SPRINGFIELD, MISSOURI—Whether it is bumping into a neighbor while you’re out shopping, making small talk in the close confines of a Christmas party, or meeting under the mistletoe, make sure you have fresh breath for the social interactions you’re likely to have this holiday season.
Before you assume that you don’t have bad breath, remember that the brain’s ability to acclimate to smells means you aren’t able to smell your own breath even with the breathing into cupped hands and sniffing technique. Try a simple fresh breath self-test for a more accurate representation of what your breath smells like to others. Use a spoon to scrape from the very back portion of your tongue toward the front of your mouth. Let the saliva dry and take a whiff of the spoon. This is probably the way your breath smells.
“Bad breath, which is medically called halitosis, is not something you have to live with or try to ineffectively cover up with breath mints or gum,” says Dr. Tracy Davis, who is one of the Springfield MO dentist at Barnett-Davis Dental Group. “We can help you find out the source and get your breath smelling fresh again.”
Causes Of Bad Breath
There are many factors that could be contributing to halitosis, but bad breath boils down to one cause: oral bacteria. These are just a few of the factors that affect your breath:
• Untreated periodontal disease
• Eating food or drinking beverages with potent odors
• Dry mouth, also known as xerostomia
• Sinus infections, allergies or post nasal drip
• Digestive issues
• Acid reflux
• Poor dental hygiene and overdue dental visits
• Smoking and other tobacco product use
Dealing With Bad Breath
Since oral bacteria is the main source of all bad breath problems, treating halitosis means controlling the bacteria in the mouth by removing it, treating conditions that promote its growth and using products to clean bacteria off hard-to-reach areas of the mouth.
“The first step is ruling out periodontal disease,” says Dr. Marc Barnett, a Springfield Missouri
Periodontist since 1984. “If you have that, we can treat it and breath will improve, but if gum disease isn’t to blame, then we can discuss other treatments or mouth rinses to get long-lasting fresh breath.”
Periodontal disease is an inflammatory condition caused by the buildup of plaque on teeth, and it is characterized by swollen, red gums and a receding gum line. The bacteria from gum disease causes toxins to form in the mouth and left untreated will damage the gums and supporting jawbone until tooth loss occurs.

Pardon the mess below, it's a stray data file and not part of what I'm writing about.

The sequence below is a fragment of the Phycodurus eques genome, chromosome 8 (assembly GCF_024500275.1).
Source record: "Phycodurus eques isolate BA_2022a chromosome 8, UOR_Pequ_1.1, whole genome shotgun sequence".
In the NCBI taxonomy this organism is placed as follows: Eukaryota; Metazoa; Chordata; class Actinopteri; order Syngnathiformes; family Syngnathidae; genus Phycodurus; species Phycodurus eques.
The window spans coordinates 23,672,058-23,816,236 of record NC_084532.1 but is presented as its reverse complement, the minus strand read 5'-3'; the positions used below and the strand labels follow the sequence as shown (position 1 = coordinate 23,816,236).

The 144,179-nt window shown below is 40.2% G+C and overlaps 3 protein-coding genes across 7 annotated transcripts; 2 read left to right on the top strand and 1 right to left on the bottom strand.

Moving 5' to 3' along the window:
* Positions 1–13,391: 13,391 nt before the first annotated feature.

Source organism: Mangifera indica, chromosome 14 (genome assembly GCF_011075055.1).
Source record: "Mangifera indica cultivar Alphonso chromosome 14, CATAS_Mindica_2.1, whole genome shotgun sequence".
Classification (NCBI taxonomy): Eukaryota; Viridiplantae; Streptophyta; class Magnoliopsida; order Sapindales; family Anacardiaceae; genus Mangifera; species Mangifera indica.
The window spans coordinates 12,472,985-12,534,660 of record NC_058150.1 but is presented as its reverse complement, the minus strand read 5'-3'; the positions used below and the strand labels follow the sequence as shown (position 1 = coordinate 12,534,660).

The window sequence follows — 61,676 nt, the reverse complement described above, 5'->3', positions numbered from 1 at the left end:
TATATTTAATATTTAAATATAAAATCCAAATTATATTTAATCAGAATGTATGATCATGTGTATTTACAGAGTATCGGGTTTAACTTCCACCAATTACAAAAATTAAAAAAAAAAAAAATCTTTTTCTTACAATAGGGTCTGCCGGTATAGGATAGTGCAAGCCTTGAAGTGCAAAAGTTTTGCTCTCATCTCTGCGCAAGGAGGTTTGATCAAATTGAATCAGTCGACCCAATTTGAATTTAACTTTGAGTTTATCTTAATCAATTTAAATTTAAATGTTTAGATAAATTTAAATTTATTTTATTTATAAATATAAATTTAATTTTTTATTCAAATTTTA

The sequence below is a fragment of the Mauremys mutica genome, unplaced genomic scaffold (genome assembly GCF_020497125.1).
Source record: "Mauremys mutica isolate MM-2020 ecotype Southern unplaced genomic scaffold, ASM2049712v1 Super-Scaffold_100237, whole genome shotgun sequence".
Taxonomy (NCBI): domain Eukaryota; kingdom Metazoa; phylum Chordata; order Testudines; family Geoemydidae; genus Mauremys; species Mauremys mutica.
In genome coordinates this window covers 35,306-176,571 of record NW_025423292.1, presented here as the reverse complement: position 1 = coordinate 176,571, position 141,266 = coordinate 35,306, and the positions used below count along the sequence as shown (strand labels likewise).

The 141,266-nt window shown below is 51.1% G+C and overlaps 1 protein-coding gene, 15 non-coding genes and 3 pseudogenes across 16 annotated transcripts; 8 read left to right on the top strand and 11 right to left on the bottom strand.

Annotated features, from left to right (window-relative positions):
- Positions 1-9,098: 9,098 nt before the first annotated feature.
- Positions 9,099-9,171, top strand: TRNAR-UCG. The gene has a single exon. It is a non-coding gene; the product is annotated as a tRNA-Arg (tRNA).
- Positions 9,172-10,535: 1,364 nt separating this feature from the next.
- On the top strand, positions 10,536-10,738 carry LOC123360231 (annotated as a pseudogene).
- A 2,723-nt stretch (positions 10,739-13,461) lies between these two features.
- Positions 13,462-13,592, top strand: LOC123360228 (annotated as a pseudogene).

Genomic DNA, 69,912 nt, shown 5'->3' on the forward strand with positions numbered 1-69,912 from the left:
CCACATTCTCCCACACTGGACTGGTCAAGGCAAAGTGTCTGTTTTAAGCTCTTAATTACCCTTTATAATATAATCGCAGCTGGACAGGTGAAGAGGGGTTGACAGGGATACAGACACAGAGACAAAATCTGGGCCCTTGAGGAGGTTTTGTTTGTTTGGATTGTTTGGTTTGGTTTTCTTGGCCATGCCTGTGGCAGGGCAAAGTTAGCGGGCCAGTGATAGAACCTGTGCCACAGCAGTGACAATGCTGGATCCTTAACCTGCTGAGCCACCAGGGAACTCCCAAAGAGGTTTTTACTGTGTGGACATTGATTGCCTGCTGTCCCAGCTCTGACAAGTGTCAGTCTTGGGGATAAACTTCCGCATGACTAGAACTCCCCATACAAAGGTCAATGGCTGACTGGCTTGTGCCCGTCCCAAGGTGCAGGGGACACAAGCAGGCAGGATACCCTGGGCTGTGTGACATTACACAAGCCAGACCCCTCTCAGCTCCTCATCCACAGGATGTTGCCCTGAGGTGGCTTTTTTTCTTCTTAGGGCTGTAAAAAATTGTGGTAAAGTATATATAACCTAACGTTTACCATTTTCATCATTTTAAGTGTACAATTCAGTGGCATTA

“Every time you eat or drink something, food particles and plaque get on and in between your teeth,” says Dr. Nick Matthews, who offers family and cosmetic dentistry services. “Brushing and flossing are on the first line of defense against bad breath and cavities because they remove the food source of the bacteria.”
However, oral bacteria reside in areas that can’t be brushed, such as the very back of the tongue, back of the throat, tonsils and deep below the gum line, which makes regular dental appointments essential. Your body’s natural defense for these areas is saliva because it moistens and cleanses the mouth by neutralizing acids produced by plaque and washing away dead cells that accumulate on the tongue, gums and cheeks. Because saliva is so important, it is essential to deal with any condition causing dry mouth. Not only does dry mouth put you at an increased risk for cavities, it can cause bad breath.
“Some people may try mouthwash or breath mints to keep breath smelling fresh,” says Dr. Kelly Barnett, an Springfield Missouri Invisalign provider. “Those are only temporary fixes that mask odor. We can prescribe antiseptic mouth rinses that are far more effective and long lasting because they kill the germs that cause bad breath.”
Halitosis is not a condition that you need to continue to cover up be embarrassed about. Just call our office to schedule an appointment, and we can get you on your way to fresh breath and renewed confidence.